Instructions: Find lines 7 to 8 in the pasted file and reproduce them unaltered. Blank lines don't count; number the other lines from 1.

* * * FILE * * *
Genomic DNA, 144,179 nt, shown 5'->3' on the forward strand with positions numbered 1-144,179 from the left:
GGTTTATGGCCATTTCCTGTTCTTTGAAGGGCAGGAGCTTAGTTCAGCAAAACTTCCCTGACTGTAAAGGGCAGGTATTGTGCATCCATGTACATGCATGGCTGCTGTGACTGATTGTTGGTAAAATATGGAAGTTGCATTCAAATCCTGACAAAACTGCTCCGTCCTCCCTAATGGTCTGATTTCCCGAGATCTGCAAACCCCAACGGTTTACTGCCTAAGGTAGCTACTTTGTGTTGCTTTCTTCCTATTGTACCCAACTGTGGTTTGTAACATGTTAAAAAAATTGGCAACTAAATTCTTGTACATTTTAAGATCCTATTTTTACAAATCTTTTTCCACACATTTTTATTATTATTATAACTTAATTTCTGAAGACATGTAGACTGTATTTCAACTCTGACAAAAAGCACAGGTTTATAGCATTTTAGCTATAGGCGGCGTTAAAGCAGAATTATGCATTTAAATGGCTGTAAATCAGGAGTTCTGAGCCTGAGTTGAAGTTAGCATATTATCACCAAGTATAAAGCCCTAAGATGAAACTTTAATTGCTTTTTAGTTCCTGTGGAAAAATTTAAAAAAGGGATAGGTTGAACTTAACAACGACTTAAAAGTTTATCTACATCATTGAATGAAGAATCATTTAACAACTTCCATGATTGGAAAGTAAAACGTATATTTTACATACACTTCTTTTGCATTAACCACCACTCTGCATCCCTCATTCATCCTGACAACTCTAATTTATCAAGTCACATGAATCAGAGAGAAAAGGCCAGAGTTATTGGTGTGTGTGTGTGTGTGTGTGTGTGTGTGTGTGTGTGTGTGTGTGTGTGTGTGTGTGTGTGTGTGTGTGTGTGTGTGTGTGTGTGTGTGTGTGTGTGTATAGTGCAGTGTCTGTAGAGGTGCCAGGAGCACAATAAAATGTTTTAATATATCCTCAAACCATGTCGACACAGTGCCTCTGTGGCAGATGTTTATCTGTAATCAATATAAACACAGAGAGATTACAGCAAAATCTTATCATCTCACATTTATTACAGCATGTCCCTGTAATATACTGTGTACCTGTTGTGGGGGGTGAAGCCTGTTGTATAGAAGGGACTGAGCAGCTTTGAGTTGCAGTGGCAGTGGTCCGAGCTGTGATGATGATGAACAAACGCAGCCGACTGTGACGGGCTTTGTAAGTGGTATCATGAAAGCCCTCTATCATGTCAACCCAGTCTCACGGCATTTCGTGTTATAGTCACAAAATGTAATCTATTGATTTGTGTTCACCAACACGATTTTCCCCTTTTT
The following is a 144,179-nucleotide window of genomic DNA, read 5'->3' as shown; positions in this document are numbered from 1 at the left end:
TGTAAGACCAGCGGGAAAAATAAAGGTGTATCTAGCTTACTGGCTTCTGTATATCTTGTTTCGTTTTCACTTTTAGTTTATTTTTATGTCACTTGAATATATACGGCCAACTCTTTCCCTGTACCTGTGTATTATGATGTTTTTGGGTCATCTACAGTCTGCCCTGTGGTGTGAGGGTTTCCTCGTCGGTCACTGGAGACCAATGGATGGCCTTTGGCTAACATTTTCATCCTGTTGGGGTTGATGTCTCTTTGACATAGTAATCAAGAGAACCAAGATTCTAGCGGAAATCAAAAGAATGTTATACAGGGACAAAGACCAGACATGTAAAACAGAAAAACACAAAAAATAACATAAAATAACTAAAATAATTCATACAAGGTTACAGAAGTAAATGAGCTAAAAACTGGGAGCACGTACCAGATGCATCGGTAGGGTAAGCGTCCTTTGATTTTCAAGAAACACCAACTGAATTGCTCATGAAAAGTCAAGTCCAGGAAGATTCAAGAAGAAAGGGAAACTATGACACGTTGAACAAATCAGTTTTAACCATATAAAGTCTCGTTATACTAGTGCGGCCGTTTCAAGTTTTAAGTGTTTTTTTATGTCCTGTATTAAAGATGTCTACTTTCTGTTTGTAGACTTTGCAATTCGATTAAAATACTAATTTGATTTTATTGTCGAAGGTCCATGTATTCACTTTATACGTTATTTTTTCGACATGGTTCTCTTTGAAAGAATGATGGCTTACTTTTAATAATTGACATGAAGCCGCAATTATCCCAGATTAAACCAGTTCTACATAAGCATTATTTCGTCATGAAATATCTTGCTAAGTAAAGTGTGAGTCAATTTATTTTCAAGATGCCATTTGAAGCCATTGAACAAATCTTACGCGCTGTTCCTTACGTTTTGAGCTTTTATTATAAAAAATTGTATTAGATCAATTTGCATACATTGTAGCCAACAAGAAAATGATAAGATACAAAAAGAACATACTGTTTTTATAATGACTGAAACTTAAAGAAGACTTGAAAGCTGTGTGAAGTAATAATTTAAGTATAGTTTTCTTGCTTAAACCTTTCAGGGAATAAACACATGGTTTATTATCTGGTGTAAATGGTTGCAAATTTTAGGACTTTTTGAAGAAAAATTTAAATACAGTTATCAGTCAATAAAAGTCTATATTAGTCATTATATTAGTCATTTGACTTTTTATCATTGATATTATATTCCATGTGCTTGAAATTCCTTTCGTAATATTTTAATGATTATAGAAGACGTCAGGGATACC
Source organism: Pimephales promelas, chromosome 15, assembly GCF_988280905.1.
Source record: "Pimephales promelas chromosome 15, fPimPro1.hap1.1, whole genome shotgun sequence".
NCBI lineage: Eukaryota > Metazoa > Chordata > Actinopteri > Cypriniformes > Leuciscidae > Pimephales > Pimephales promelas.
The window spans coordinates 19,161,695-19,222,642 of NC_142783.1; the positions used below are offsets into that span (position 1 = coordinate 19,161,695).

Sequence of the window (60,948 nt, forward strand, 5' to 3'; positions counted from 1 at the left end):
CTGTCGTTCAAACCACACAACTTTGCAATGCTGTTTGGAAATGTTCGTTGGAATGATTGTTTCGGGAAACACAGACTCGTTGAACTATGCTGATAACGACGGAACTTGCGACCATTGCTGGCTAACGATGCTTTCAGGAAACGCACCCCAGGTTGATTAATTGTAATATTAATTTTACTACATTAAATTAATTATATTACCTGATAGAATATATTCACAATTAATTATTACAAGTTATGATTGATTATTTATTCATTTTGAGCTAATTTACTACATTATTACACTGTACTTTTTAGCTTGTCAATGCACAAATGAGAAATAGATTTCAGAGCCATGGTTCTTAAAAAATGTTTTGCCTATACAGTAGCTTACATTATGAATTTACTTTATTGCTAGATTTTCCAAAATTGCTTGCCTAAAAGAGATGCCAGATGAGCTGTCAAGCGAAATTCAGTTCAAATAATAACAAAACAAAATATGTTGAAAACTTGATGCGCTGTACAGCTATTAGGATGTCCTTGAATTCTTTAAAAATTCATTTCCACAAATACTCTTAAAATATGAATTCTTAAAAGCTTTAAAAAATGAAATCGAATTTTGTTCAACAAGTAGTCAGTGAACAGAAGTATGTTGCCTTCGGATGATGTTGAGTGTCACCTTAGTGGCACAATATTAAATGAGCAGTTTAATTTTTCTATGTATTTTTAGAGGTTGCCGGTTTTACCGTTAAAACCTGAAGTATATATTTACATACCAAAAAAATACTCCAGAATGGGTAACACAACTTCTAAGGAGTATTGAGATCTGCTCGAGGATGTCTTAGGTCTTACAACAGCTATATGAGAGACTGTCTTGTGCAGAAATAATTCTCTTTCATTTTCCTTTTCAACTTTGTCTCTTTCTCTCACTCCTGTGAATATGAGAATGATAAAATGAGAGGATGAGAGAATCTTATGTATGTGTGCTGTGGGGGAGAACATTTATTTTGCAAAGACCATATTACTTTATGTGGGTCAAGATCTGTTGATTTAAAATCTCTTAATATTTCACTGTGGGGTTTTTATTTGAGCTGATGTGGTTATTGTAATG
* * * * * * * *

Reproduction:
NCBI lineage: Eukaryota > Metazoa > Chordata > Actinopteri > Cypriniformes > Leuciscidae > Pimephales > Pimephales promelas.
The window spans coordinates 19,161,695-19,222,642 of NC_142783.1; the positions used below are offsets into that span (position 1 = coordinate 19,161,695).